7. Yes it can derail things if players don't spot clues using Spot Hidden checks. It can be hard for players to put clues together even if they find them, let alone not finding them at all due to a random roll. You can partially hide clues by, for example having something in a cupboard that won't be found unless the player states that they're looking in the cupboard; but they automatically spot it if they do. Spot Hidden could be used to get even more information from a crime scene, ie. extra clues. Also, used passively you can keep players nervous by calling for random checks; that way not every check means there's actually something to see. If they succeed you could confirm that they're not being followed, or give them some random clue for your investigation.
  8. Fire and Sword by Ray Turney (available here on BRP central) uses a d20 system for skills, but a d10 for 'easy' checks and a d30 for 'hard' ones.
  9. I like the simplicity of that. It's like the basic d100 system: explaining it is easy. Roll under your skill = success. In this case you could add: Roll exactly your skill = super success Roll 100 = fail Roll doubles = 'crazy fate', twice as good or bad, depending on under your skill or not.
  10. With 45% chance of critical at 100+ skill, confilcts between Masters would probably be short and sharp, instead of "bif-bof-bif". For skills > 100 you could change the rule to 'ones less than or equal to tens' is a critical.
  11. The ones less than tens method is quite interesting. Someone with 50% skill would have an 11% chance of critical while another with 70% would have %22. This is fine, and a good idea for a game like Elric! which has ⅕ criticals. But how would it scale to skill levels above 100%? If you had for example 120% skill wouldn't all the 'ones' be less than the 'tens' on d100 and therefore you would have 100% chance of a critical?
  12. You are welcome 😄. If you bought the full bundle, one of the Companion books has different careers for non-human communities.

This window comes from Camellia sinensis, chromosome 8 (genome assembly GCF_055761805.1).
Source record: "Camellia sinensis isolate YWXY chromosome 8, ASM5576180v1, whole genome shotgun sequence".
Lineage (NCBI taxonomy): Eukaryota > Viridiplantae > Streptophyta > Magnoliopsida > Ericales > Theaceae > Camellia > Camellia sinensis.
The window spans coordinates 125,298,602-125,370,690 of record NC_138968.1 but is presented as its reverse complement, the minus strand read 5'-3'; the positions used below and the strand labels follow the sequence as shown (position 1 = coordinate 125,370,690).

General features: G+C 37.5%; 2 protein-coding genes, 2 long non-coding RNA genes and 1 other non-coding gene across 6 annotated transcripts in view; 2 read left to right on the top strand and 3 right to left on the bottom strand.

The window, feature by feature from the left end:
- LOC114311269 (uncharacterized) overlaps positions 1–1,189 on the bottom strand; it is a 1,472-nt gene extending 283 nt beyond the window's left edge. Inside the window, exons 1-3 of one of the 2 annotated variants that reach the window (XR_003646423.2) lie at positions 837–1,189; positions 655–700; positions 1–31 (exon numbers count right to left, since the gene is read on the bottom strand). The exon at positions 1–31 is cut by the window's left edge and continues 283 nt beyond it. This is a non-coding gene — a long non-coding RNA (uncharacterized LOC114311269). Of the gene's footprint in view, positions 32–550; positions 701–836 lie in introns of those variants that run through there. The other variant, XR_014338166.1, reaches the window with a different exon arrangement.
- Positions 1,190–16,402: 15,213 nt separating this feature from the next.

13. There's some good discussion of stripping down skills to the basics in this thread: Many of the current crop of Free League games like Coriolis and Forbidden Lands are doing similar things, simplifying the skills to a manageable core. Coriolis has a single 'Pilot' skill for all vehicles. I would probably at least distinguish animal control/riding from vehicular travel. You're right in that not every game would need all of those skills. A campaign set in the old Inca Empire would have no need of Riding, Sailing or Driving! (Actually not quite true; there would have been animal handling though not riding, and some boating would have happened on the coast or mountain lakes).
  14. It's not Elric! or BRP but there's currently (2021-08-06, and lasting for another 11 days) a bundle of holding offer for Warlock! https://bundleofholding.com/index/current/name/Warlock. It's a terrible, unsearchable name for an obscure RPG. However, I bought it and it is quite a pleasant amalgam of WFRP, Dragon Warriors(?) and Fighting Fantasy (the "best of British"), though mostly the former. All the classic professions and advanced professions are there, with a skill system that could translate quite easily to BRP/Elric! You roll a d20 and add your skill and if you get 20+ you succeed. As @Nikoli was hinting at, each profession has its own 'profession' skill as well as others. It has an ok looking magic system too. Maybe worth a look for your research?
  15. How hard would it be to get OpenQuest 3 an ISBN? It's not a big deal, I ask merely because I wanted to add it to my Librarything RPG library. It didn't show up in the search there, though the Jackals games do (they have ISBNs or ASINs or whatever). Several people on Librarything, including me have added various editions of OpenQuest manually, but those aren't shareable.